Projects in Detail
The development of ASAPWeb has proceeded rapidly since
the establishment of ASAP's own dedicated WWW server in July 1995.
As well as the specific projects listed below, there have
been many enhancements to the site. In particular, the
new home page design by Griffiths & Young provides a clear
but attractive entrance. As well as our publicly accessible
resources, we have also been extending the use of the WWW for
internal ASAP purposes. Guillaume Mallet developed a number
of information sharing utilities, while Victoria Young and Elissa
Tenkate have maintained the social side of our virtual office.
Australian Society of Archivists - Directory
of Archives in Australia
Rosanne Walker, Guillaume Mallet, Tim Sherratt
In 1995 ASAP approached the Australian Society of Archivists (ASA)
with a proposal to create a WWW edition of its Directory of
Archives in Australia. ASA agreed to fund the project and
organised a mailout to repositories seeking up-to-date information
to add to the Directory. In the first phase, the existing
Directory information was converted into a database to
allow for easy management and conversion into HTML. Rosanne Walker
then entered updates and corrections. Over 350 of the
470 entries in the Directory were updated and, where appropriate,
e-mail addresses and URLs were added. The structure and
organisation of the WWW edition were carefully designed to provide
ready access to the data. In addition, Guillaume Mallet
developed a new search interface, providing users with the choice
of a full text or a fielded search. ASAP also added a new section
to the Directory listing Australian archival resources
on the WWW, including a hyperlinked list of all archival repositories
with WWW sites, and a listing of finding aids on the WWW.
The Directory was formally released to the world in
late May 1996 and has attracted considerable interest, both in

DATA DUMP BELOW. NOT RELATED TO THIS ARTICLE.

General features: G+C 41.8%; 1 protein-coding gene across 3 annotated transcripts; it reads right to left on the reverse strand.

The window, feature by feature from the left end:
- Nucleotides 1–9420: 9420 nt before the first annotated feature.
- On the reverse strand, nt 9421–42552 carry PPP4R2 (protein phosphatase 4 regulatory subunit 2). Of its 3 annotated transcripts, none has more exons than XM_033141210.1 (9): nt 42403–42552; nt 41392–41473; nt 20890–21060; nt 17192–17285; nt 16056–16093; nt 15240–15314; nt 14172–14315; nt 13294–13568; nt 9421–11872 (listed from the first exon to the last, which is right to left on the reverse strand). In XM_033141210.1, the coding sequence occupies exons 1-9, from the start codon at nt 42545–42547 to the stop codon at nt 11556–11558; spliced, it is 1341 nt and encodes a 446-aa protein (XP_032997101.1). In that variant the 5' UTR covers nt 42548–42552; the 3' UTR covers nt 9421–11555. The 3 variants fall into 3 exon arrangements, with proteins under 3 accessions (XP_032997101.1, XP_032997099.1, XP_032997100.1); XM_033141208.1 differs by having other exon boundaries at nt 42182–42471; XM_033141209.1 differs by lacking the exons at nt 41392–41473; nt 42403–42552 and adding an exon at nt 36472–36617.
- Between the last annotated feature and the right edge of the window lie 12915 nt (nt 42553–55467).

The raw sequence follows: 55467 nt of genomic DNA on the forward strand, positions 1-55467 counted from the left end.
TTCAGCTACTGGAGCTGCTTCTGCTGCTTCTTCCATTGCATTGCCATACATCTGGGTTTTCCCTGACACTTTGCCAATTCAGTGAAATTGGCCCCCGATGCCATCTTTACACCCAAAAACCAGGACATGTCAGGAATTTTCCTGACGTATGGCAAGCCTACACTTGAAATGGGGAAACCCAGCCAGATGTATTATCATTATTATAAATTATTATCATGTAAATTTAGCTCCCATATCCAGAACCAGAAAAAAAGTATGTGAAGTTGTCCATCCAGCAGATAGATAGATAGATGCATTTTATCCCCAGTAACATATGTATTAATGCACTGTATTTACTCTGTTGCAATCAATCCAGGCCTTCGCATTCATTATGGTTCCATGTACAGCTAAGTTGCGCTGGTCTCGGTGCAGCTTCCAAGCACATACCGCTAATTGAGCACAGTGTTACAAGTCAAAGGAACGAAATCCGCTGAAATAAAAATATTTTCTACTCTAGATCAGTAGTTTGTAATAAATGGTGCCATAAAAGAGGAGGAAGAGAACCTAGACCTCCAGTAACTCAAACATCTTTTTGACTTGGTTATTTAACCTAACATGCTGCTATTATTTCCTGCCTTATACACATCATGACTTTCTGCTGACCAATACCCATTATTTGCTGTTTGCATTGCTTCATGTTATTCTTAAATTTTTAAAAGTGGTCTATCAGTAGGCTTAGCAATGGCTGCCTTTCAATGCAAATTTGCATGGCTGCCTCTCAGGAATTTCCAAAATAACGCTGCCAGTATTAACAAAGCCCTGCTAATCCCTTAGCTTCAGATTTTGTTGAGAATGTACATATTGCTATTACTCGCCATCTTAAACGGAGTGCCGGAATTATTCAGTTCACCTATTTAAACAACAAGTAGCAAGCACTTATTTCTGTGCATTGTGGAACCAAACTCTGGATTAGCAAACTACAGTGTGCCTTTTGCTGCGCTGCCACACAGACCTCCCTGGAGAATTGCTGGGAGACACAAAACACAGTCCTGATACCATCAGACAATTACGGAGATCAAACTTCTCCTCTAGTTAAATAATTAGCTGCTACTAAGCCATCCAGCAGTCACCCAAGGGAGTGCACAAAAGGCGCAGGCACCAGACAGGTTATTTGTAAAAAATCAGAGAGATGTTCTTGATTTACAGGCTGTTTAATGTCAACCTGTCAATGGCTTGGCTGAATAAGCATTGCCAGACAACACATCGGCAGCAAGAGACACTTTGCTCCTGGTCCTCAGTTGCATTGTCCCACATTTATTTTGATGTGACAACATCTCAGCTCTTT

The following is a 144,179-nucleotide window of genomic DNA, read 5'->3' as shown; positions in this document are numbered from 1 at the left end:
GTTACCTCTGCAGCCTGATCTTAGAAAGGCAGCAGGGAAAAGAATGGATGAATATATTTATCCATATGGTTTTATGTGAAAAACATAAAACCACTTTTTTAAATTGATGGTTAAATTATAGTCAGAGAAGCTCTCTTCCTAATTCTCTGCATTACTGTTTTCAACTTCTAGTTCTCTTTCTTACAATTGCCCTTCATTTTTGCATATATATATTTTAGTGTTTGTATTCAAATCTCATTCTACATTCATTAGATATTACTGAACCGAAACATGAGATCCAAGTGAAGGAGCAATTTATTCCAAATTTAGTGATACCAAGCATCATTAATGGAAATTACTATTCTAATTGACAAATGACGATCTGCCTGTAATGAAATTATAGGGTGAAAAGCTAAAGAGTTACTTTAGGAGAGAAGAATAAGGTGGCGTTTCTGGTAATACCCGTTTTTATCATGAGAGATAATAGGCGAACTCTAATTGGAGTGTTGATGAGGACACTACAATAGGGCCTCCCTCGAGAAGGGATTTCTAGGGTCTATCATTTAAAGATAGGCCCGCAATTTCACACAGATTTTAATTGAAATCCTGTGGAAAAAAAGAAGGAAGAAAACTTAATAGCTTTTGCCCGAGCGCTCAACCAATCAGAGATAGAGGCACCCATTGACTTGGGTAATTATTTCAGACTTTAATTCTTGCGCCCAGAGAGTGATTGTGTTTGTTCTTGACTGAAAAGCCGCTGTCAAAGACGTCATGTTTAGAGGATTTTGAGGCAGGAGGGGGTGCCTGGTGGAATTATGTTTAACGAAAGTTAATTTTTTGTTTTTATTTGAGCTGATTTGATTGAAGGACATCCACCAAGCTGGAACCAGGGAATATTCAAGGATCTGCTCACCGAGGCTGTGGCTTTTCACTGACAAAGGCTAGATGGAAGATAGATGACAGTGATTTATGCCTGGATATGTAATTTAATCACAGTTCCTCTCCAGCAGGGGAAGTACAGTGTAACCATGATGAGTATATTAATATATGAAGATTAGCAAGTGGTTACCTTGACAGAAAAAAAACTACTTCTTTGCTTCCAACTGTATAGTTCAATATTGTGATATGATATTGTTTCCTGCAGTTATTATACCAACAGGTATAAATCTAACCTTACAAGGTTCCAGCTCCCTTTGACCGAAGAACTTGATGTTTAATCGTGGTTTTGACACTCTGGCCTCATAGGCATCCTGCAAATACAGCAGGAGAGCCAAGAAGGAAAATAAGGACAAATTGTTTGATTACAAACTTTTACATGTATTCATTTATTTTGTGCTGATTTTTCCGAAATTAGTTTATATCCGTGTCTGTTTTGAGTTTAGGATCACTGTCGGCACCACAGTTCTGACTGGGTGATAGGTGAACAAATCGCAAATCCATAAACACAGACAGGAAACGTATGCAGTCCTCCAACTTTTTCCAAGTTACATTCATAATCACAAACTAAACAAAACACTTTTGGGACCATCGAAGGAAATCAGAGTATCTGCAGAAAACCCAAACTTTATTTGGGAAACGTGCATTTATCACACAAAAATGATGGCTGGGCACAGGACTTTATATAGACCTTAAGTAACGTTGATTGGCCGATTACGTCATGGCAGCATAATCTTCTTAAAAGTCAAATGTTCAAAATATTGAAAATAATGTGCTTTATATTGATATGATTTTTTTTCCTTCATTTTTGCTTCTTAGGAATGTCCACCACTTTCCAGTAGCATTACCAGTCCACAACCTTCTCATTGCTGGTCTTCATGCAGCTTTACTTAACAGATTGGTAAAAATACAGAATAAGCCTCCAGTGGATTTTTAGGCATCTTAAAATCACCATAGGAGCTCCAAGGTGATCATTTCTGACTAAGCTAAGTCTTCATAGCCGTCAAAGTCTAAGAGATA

Australia and internationally. It can be accessed at on the WWW
Bright Sparcs underwent a series of major redevelopments
from late 1995 through 1996. This work was made possible
by grants from the Australian Vice Chancellors' Commission Improved
Information Infrastructure program and the Australia Foundation
for Culture and the Humanities. In addition, ASAP's improved
financial security has enabled us to commit significant resources
to the on-going maintenance and development of Bright Sparcs.
Bright Sparcs' future as an innovative, accessible and informative
resource seems well assured.
Developments occurred in many areas: our systems for managing
data input were rationalised; our WWW design was overhauled; new
resources were created; and new links were established to other
facilities, publications and sites. Rosanne Walker took
over the job of maintaining the data within Bright Sparcs,
with Victoria Young and Denise Sutherland creating an exciting
range of additional resources. Work was overseen by Tim
Sherratt and Elissa Tenkate, with technical support provided by
Guillaume Mallet and Robin Stephens.
Bright Sparcs - Site Redesign
The 'front end' of Bright Sparcs underwent some much needed
renovations in 1996. Tim Sherratt's original Bright Sparcs
logo was finally put out to pasture, replaced by a much more exciting
design by Griffiths & Young. This changeover provided
the inspiration for a more fundamental redesign of the WWW pages,
aimed at presenting the information in a more attractive and compact
way, while enhancing its ease of use. A series of additional
navigation pages, including a site index and a What's New? page,
were also created.
Bright Sparcs - New Search Facilities
Guillaume Mallet, Tim Sherratt